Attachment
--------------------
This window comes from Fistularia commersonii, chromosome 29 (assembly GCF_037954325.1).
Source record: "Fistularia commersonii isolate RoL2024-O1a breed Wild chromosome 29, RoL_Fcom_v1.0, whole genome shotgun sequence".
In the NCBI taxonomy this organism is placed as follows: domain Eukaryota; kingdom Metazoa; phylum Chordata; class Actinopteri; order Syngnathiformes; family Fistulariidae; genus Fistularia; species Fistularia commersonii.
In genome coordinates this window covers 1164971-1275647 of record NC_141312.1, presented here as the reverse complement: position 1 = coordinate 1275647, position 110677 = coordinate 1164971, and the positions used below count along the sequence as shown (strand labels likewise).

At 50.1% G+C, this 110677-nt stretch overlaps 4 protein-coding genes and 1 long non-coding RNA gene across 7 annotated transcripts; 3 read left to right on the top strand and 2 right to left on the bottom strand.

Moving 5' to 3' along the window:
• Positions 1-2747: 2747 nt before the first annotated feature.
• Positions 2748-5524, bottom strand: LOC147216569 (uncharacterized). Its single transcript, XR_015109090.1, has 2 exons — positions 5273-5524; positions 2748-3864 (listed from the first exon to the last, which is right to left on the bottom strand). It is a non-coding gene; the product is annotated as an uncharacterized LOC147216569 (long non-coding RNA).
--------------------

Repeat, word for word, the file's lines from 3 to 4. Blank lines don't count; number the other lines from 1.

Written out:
In the NCBI taxonomy this organism is placed as follows: domain Eukaryota; kingdom Metazoa; phylum Chordata; class Actinopteri; order Syngnathiformes; family Fistulariidae; genus Fistularia; species Fistularia commersonii.
In genome coordinates this window covers 1164971-1275647 of record NC_141312.1, presented here as the reverse complement: position 1 = coordinate 1275647, position 110677 = coordinate 1164971, and the positions used below count along the sequence as shown (strand labels likewise).